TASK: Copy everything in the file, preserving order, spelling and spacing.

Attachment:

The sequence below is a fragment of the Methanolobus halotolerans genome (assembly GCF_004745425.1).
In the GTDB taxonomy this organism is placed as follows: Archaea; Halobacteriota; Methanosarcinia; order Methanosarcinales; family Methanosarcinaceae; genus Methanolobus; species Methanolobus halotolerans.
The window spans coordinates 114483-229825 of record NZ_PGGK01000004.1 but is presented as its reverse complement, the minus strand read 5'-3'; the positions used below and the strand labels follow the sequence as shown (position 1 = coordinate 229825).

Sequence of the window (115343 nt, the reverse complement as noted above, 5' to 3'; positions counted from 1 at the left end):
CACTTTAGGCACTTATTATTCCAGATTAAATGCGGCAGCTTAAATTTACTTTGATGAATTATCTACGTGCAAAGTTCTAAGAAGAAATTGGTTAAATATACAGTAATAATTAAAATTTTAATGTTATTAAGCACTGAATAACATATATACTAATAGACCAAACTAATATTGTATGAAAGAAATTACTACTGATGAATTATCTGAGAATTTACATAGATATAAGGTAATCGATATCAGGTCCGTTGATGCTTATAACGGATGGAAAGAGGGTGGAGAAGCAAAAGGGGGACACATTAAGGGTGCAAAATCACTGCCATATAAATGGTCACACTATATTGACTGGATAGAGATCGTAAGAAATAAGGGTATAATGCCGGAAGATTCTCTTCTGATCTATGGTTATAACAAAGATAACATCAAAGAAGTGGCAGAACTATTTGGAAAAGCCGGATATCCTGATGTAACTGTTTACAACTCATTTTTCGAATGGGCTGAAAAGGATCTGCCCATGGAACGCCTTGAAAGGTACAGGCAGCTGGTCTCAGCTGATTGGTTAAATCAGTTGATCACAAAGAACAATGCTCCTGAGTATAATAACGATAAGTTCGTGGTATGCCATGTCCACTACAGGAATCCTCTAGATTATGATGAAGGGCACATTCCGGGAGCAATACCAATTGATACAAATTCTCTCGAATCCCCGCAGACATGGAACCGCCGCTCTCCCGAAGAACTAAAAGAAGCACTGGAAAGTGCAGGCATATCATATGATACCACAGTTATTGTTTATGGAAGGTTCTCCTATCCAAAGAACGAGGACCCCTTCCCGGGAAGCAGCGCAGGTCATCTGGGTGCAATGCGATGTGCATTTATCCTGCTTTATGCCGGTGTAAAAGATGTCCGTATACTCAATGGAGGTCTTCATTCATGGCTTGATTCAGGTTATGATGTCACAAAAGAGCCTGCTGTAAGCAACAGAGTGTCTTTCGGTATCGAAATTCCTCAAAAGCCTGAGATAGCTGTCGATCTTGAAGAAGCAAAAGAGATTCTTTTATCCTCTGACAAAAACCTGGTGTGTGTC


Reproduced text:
The sequence below is a fragment of the Methanolobus halotolerans genome (assembly GCF_004745425.1).
In the GTDB taxonomy this organism is placed as follows: Archaea; Halobacteriota; Methanosarcinia; order Methanosarcinales; family Methanosarcinaceae; genus Methanolobus; species Methanolobus halotolerans.
The window spans coordinates 114483-229825 of record NZ_PGGK01000004.1 but is presented as its reverse complement, the minus strand read 5'-3'; the positions used below and the strand labels follow the sequence as shown (position 1 = coordinate 229825).

Sequence of the window (115343 nt, the reverse complement as noted above, 5' to 3'; positions counted from 1 at the left end):
CACTTTAGGCACTTATTATTCCAGATTAAATGCGGCAGCTTAAATTTACTTTGATGAATTATCTACGTGCAAAGTTCTAAGAAGAAATTGGTTAAATATACAGTAATAATTAAAATTTTAATGTTATTAAGCACTGAATAACATATATACTAATAGACCAAACTAATATTGTATGAAAGAAATTACTACTGATGAATTATCTGAGAATTTACATAGATATAAGGTAATCGATATCAGGTCCGTTGATGCTTATAACGGATGGAAAGAGGGTGGAGAAGCAAAAGGGGGACACATTAAGGGTGCAAAATCACTGCCATATAAATGGTCACACTATATTGACTGGATAGAGATCGTAAGAAATAAGGGTATAATGCCGGAAGATTCTCTTCTGATCTATGGTTATAACAAAGATAACATCAAAGAAGTGGCAGAACTATTTGGAAAAGCCGGATATCCTGATGTAACTGTTTACAACTCATTTTTCGAATGGGCTGAAAAGGATCTGCCCATGGAACGCCTTGAAAGGTACAGGCAGCTGGTCTCAGCTGATTGGTTAAATCAGTTGATCACAAAGAACAATGCTCCTGAGTATAATAACGATAAGTTCGTGGTATGCCATGTCCACTACAGGAATCCTCTAGATTATGATGAAGGGCACATTCCGGGAGCAATACCAATTGATACAAATTCTCTCGAATCCCCGCAGACATGGAACCGCCGCTCTCCCGAAGAACTAAAAGAAGCACTGGAAAGTGCAGGCATATCATATGATACCACAGTTATTGTTTATGGAAGGTTCTCCTATCCAAAGAACGAGGACCCCTTCCCGGGAAGCAGCGCAGGTCATCTGGGTGCAATGCGATGTGCATTTATCCTGCTTTATGCCGGTGTAAAAGATGTCCGTATACTCAATGGAGGTCTTCATTCATGGCTTGATTCAGGTTATGATGTCACAAAAGAGCCTGCTGTAAGCAACAGAGTGTCTTTCGGTATCGAAATTCCTCAAAAGCCTGAGATAGCTGTCGATCTTGAAGAAGCAAAAGAGATTCTTTTATCCTCTGACAAAAACCTGGTGTGTGTC